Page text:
SEC: X Account Compromised Through Phone Number Control in SIM Swap Hack

The U.S. Securities and Exchange Commission (SEC) recently faced a significant cybersecurity breach when its X (formerly Twitter) account was hacked on January 9, 2024. This incident has put the spotlight on the security measures of financial regulatory agencies and their presence on social media platforms.

Incident Overview

On the afternoon of January 9, an unauthorized party gained control over the phone number associated with the SEC’s X account through a “SIM swap” attack. This allowed the hacker to post misleading information about the Commission’s approval of spot Bitcoin exchange-traded funds (ETFs). The false announcement, made at 4:11 pm ET, was followed by a second post stating “$BTC,” which was later deleted. While the SEC staff quickly responded by deleting the unauthorized posts and alerting the public, the incident had already caused confusion and concern among investors and market participants​​​​​​.

Cybersecurity Lapses

Investigations revealed that the SEC had disabled multifactor authentication (MFA) for its X account in July 2023 and did not re-enable it until after the incident. The lack of this additional security layer made the account more vulnerable to such attacks. The SEC has since reactivated MFA on all its social media accounts that offer this feature​​​​.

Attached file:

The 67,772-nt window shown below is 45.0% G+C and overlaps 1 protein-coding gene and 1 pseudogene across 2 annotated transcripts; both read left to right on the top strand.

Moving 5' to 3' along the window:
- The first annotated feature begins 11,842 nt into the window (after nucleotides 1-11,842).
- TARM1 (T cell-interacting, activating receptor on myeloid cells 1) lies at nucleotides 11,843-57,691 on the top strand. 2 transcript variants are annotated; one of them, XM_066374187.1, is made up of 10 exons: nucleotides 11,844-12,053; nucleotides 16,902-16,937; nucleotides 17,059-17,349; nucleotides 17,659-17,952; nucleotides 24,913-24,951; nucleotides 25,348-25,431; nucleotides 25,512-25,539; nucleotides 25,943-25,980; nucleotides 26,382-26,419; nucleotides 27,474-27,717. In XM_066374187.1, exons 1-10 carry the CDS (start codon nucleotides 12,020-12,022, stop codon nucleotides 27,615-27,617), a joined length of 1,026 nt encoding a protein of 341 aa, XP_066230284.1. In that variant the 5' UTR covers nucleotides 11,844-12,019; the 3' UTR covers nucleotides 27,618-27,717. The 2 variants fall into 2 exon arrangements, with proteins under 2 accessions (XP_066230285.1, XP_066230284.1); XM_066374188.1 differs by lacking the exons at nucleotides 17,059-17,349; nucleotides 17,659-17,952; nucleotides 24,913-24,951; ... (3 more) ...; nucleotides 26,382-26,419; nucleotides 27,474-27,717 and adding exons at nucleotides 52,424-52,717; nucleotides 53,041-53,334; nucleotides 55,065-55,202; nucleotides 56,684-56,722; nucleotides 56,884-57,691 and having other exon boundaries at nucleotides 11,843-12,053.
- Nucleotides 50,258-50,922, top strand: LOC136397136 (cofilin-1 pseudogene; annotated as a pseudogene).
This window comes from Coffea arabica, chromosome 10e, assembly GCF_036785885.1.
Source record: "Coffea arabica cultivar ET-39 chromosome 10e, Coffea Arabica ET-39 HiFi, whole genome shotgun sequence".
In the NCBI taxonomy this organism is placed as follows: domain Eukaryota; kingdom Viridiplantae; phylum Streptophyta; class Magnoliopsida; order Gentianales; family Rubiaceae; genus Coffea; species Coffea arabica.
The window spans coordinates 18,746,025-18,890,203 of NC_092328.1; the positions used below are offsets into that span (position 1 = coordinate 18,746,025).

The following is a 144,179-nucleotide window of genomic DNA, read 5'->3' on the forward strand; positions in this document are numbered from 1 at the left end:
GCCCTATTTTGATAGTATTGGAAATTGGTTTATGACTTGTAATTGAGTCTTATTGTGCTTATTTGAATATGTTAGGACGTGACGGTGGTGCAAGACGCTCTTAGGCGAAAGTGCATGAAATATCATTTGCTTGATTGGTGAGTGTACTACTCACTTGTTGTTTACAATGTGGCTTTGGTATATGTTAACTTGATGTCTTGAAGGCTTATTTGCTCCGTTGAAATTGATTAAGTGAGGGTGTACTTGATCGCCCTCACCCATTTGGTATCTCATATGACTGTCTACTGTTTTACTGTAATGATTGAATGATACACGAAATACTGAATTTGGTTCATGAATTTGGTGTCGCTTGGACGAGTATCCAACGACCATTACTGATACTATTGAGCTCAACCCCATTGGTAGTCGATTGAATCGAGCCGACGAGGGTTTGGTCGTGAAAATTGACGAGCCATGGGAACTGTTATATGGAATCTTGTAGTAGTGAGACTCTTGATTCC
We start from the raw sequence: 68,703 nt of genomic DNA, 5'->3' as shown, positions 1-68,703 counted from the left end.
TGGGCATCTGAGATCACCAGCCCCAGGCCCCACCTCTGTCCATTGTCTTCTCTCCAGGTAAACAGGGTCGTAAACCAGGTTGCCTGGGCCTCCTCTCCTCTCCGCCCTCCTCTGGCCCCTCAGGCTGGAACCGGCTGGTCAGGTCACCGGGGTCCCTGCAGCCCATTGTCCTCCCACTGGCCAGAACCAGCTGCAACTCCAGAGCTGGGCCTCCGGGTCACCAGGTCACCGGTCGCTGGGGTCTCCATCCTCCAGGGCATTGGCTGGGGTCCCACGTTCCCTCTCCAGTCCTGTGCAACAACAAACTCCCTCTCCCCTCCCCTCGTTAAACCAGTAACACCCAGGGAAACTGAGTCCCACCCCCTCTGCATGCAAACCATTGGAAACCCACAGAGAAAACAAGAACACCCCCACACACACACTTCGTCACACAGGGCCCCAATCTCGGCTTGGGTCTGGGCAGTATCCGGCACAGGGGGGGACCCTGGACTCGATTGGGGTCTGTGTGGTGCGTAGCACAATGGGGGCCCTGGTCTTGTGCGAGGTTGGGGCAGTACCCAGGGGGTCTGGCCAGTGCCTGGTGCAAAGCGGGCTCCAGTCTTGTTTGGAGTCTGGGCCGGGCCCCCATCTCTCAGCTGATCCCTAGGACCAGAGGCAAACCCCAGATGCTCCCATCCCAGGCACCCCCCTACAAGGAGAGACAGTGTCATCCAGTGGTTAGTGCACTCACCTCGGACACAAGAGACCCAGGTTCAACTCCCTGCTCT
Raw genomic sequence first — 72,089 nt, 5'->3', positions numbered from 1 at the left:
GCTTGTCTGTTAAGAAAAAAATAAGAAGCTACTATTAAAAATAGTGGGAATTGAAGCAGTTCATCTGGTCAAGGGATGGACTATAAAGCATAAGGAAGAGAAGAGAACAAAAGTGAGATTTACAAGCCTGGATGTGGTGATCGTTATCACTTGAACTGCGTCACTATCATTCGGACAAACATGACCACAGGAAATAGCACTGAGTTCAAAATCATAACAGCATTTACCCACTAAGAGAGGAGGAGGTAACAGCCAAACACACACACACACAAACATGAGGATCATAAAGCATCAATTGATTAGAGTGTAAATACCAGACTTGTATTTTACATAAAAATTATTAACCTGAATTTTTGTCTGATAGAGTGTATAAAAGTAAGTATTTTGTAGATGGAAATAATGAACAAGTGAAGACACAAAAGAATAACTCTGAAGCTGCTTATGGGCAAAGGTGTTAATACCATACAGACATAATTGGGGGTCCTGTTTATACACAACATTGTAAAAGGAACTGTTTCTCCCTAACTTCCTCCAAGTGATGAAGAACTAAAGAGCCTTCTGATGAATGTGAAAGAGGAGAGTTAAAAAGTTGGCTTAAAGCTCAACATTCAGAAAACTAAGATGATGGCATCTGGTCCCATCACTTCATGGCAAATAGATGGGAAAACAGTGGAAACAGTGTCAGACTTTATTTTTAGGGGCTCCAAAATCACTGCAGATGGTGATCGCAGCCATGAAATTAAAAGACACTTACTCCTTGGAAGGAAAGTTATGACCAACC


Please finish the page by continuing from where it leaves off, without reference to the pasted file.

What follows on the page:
Broader Implications

This incident underscores the importance of robust cybersecurity measures for financial regulatory bodies, especially when communicating sensitive market information. The ease with which the hacker was able to disseminate false information highlights the potential risks associated with regulatory bodies using social media platforms for official announcements. It also raises questions about the preparedness of such institutions in safeguarding against increasingly sophisticated cyber threats.

Regulatory and Legal Responses

The SEC, along with the U.S. Justice Department, FBI, the Department of Homeland Security’s cyber unit, the Commodity Futures Trading Commission, and the SEC’s inspector general and enforcement division, are actively investigating the incident. This collaboration signifies the seriousness with which the U.S. government is treating cybersecurity threats to its financial regulatory institutions​​.


The SEC’s X account hack is a wake-up call for regulatory agencies worldwide to reassess their cybersecurity protocols, especially in an era where digital platforms play a crucial role in disseminating vital financial information. Ensuring the integrity and security of these communication channels is paramount to maintaining investor confidence and the smooth functioning of financial markets.

Image source: Shutterstock

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